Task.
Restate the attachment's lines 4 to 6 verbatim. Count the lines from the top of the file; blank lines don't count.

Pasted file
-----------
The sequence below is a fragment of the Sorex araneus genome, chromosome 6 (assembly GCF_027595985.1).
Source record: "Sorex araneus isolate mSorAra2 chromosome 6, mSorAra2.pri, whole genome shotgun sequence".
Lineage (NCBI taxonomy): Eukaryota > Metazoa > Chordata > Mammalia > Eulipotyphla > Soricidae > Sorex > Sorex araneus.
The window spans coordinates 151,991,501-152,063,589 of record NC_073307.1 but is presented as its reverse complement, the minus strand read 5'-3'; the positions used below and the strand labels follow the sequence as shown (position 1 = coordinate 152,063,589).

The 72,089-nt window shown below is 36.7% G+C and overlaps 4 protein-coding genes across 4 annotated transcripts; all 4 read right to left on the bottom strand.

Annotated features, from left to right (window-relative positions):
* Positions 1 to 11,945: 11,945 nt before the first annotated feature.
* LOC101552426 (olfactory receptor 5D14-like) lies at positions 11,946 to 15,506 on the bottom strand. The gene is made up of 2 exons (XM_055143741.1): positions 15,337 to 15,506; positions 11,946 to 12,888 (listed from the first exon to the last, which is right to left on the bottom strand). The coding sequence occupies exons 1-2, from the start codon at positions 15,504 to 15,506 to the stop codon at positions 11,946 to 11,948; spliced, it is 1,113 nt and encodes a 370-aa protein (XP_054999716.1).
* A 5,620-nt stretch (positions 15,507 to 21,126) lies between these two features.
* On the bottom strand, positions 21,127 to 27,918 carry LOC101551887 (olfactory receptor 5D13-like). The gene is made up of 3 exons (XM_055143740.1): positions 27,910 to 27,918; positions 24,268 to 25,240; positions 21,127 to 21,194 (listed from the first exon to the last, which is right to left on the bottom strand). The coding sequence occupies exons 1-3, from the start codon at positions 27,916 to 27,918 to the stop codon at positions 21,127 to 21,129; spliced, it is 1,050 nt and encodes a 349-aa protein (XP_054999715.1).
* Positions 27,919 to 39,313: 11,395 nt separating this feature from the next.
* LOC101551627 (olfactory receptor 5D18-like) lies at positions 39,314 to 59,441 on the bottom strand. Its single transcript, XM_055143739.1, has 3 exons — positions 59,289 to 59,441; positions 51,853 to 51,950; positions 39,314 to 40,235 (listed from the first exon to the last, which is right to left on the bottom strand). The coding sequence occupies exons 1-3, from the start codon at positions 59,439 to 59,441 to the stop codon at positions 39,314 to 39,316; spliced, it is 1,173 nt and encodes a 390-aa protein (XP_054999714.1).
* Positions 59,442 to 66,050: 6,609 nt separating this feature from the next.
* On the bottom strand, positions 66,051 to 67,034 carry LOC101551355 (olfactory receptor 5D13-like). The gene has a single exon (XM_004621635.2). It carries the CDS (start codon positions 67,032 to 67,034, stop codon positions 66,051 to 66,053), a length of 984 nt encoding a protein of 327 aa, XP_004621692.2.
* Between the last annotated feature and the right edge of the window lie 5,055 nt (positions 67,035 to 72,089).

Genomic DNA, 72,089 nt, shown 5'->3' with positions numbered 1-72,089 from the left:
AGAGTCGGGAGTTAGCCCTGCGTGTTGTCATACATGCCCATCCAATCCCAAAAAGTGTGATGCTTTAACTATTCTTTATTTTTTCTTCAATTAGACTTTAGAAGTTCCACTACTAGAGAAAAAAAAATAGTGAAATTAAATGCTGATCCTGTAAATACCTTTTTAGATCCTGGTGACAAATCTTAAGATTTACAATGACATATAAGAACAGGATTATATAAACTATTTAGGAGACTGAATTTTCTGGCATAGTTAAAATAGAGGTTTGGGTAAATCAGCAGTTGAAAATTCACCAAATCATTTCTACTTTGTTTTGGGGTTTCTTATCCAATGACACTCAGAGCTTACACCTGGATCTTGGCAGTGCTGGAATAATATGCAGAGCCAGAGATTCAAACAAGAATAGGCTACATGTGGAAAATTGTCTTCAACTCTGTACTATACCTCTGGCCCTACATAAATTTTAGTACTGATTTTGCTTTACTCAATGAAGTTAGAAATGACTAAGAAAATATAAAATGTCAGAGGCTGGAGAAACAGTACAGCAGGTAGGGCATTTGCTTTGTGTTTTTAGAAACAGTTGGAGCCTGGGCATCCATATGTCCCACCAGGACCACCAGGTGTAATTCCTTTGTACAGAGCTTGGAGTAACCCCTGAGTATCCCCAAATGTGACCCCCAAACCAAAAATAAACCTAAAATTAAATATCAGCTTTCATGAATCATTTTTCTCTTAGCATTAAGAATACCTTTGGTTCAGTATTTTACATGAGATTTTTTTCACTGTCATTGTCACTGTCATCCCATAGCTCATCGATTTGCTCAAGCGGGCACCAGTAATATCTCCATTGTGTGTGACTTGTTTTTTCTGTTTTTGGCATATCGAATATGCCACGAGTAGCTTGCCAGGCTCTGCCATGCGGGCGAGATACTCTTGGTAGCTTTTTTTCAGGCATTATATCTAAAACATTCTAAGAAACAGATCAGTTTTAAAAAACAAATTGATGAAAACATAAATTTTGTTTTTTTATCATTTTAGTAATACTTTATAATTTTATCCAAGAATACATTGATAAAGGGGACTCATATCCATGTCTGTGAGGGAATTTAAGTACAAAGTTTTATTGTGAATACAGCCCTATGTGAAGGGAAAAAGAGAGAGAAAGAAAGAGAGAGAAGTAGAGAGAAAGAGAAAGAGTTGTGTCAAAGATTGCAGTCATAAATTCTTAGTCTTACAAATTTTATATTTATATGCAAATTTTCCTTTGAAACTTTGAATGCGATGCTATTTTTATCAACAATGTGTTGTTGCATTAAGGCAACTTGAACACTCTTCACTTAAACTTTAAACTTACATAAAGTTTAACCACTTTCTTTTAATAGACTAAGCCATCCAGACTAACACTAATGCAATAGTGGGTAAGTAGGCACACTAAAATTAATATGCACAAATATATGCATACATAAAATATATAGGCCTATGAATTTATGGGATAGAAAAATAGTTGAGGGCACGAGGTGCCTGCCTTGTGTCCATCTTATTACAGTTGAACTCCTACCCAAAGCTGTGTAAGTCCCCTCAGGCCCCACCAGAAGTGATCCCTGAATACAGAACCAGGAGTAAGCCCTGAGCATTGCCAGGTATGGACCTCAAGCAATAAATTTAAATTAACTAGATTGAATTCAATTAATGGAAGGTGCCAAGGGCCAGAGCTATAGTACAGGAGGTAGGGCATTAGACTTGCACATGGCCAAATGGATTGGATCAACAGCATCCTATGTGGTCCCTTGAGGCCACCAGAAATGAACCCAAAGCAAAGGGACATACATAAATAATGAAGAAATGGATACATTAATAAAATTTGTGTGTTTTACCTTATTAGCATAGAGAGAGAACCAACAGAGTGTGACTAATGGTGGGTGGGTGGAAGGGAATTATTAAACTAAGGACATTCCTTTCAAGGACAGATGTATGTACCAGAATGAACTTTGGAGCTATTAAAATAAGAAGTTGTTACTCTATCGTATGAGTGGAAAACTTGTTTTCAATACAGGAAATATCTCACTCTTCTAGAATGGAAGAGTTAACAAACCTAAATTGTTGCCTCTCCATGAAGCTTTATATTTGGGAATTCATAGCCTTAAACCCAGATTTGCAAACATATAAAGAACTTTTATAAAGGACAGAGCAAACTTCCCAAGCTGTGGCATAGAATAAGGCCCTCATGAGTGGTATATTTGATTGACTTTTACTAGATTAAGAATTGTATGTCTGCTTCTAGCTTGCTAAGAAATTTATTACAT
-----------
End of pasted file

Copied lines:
The window spans coordinates 151,991,501-152,063,589 of record NC_073307.1 but is presented as its reverse complement, the minus strand read 5'-3'; the positions used below and the strand labels follow the sequence as shown (position 1 = coordinate 152,063,589).

The 72,089-nt window shown below is 36.7% G+C and overlaps 4 protein-coding genes across 4 annotated transcripts; all 4 read right to left on the bottom strand.

Annotated features, from left to right (window-relative positions):